08.01.2011 - 12.01.2011 32 °C
We were meeting friends from New Zealand in Campo Grande, a major regional centre close to the Pantanal. Given the need for off-road vehicles and river boats, the only effective way to see the wetlands is through a guided tour. Hannah and Tom had arrived in Campo Grande a day before us and had located and booked our three day tour by the time we arrived. Their organisation was to our benefit (much appreciated guys) as we didn't have to spend any time in Campo Grande – not a city known for its touristic charm.
We got off our overnight bus from Iguazu around 9am and jumped straight onto one of the tour operators vehicles which transferred the four of us to the Pantanal.
Soon after we arrived Tom and I were challenged to a game of backyard football by a couple of locals. You probably have a preconceived view as to the outcome of a backyard football match between two Kiwis and two Brazilians and Tom and I did nothing to disprove the cliché, going down in flames.
Our first activity was a night time river cruise with spotlights, trying to find local wildlife along the banks of the river. Lathered in litres of Deet to repel the hordes of screaming mosquitos we ventured onto the river. The nocturnal population included plenty of little alligators (cayman), whose eyes gleamed in the light of the spotlight and the worlds largest rodents, Capybarra – a strange creature about the size of a dog which looks like a cross between a beaver and a rodent.
The next morning we went on a “Jeep Safari” down a long dirt road trying to spot birds and cayman in the wetlands to either side. Even though we were supposed to be in the wet season the rains were late and while this meant fewer mosquitos it also meant the animals were less concentrated and harder to spot. Despite this we saw numerous types of parrot, storks, herons and toucans. We also passed another tour group on the side of the road who were being attacked by a swarm of bees. Despite bee attacks being quite dangerous, it was amusing to watch the other tour group running around on the road frantically waving their arms and shaking their hair,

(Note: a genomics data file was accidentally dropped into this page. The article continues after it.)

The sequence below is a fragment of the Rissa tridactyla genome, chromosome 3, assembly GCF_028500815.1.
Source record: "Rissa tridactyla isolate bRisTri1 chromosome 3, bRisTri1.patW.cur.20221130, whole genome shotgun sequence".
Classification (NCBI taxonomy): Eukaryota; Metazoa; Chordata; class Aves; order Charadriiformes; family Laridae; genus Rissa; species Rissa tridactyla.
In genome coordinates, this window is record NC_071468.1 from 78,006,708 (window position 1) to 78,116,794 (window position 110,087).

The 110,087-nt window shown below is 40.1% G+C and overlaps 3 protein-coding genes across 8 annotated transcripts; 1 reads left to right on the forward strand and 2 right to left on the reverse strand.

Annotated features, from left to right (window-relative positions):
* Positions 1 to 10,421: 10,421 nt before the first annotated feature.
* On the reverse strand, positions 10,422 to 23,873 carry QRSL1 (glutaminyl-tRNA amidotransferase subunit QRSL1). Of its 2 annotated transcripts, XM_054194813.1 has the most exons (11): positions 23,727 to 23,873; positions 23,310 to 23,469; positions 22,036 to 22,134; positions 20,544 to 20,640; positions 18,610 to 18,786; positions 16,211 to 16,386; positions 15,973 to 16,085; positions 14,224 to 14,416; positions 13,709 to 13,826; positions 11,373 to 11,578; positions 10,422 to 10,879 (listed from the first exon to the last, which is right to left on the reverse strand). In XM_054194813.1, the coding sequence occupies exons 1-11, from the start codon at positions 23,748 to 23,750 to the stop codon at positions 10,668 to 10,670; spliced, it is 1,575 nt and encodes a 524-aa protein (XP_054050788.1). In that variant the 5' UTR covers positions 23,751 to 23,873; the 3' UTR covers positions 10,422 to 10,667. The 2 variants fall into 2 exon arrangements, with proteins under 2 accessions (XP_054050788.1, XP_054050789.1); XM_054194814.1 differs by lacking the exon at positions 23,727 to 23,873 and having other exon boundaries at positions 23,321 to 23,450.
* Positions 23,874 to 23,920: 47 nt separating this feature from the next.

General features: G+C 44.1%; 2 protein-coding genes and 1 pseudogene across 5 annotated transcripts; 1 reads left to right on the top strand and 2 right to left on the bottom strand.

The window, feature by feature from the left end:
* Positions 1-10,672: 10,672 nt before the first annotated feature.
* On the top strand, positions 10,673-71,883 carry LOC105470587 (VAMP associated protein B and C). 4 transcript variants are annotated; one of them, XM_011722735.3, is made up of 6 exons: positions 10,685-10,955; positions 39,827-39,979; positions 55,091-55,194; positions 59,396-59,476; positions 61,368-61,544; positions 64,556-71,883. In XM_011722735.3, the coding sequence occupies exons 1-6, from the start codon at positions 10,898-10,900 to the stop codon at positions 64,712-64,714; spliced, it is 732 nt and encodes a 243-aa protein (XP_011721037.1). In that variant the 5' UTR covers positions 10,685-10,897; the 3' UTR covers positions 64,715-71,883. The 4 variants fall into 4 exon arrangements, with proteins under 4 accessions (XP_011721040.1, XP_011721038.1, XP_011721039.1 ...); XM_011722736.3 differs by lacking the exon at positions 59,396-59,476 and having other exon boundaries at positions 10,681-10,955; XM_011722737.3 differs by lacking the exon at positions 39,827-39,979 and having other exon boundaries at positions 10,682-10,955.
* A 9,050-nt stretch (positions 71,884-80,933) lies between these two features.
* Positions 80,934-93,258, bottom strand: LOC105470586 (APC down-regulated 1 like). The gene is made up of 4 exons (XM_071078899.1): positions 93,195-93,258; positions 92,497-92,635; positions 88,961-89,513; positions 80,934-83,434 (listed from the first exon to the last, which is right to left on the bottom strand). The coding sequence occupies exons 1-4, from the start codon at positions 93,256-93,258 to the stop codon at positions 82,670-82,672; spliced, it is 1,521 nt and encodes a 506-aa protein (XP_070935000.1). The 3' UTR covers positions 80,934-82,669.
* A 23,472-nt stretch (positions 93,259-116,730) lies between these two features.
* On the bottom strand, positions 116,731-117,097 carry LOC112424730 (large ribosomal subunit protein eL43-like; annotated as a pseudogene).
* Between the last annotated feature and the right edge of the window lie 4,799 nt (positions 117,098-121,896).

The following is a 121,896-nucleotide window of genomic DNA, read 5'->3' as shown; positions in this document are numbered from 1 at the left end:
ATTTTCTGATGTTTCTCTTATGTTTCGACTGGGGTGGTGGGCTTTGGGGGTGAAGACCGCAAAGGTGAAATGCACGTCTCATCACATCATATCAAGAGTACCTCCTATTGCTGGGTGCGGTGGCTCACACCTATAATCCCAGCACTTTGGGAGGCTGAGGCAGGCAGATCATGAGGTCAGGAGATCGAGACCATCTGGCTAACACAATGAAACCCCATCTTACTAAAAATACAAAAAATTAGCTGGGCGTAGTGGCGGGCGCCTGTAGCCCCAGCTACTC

After the jeep safari our guide took us for a walk deeper into the jungle. This was probably the highlight, as we walked past multicoloured parrots, maccaws, sun-baking alligators and armadillos. We were also able to follow the horrendous racket made by howler monkeys until we were standing right underneath their trees. Our guide, who could imitate some of their howls, was able to challenge the leader to make louder and louder grunts. The only downside of the jungle walk was that Hannah's leggings turned out not to be mosquito proof and when we got back to the hotel her legs were covered in bites – I think she stopped counting somewhere in the 60's. The potential for rain and high winds put an end to further activities that day and we headed back to our hotel.
On our third and final day we ventured out onto the river again for a spot of piranha fishing. While Jess and I both caught two Piranhas, she proved the defter hand, catching a catfish as well. As it was spawning season, we were not able to eat the Piranhas and had to release them back into the river, although we did try Piranha sashimi at the hotel.
Overall the Pantanal was not quite what I had expected, as I thought the bird life would be more concentrated and abundant in specific places. We also were not able to spot any of the illusive Puma's or Jaguars which inhabit the area. However, we did see an amazing collection of different birds and animals (of which I have included plenty of pictures in the gallery) and were extremely happy with how the tour worked out.
We parted ways with Hannah and Tom and headed back south to a little town called Bonito, which we had heard was a beautiful place, known for its crystal clear water and stunning scenery. We spent only one full day there and took a tour of a cave (expensive) with a blue lake at the bottom of it and then went to the local swimming hole in the afternoon (cheap). The local swimming hole was the highlight, the temperature was perfect, refreshing but at the same time you could spend 20 to 30 minutes snorkelling without getting cold, surrounded by fish more than a foot long.
It was so relaxing we could have happily stayed another day. However, we had already spent more time in Brazil than planned and decided to push on to the border with Bolivia.